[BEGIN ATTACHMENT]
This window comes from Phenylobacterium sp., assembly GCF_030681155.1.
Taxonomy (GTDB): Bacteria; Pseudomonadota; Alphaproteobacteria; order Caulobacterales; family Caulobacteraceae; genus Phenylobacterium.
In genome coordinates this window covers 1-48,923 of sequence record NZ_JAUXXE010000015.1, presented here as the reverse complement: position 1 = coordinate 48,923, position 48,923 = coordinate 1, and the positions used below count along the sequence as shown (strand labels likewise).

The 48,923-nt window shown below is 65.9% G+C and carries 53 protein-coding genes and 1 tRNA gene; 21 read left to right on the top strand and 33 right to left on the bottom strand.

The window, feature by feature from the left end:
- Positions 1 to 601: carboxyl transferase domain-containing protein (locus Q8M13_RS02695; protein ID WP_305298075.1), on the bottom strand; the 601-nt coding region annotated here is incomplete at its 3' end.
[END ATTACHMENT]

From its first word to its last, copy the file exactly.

This window comes from Phenylobacterium sp., assembly GCF_030681155.1.
Taxonomy (GTDB): Bacteria; Pseudomonadota; Alphaproteobacteria; order Caulobacterales; family Caulobacteraceae; genus Phenylobacterium.
In genome coordinates this window covers 1-48,923 of sequence record NZ_JAUXXE010000015.1, presented here as the reverse complement: position 1 = coordinate 48,923, position 48,923 = coordinate 1, and the positions used below count along the sequence as shown (strand labels likewise).

The 48,923-nt window shown below is 65.9% G+C and carries 53 protein-coding genes and 1 tRNA gene; 21 read left to right on the top strand and 33 right to left on the bottom strand.

The window, feature by feature from the left end:
- Positions 1 to 601: carboxyl transferase domain-containing protein (locus Q8M13_RS02695; protein ID WP_305298075.1), on the bottom strand; the 601-nt coding region annotated here is incomplete at its 3' end.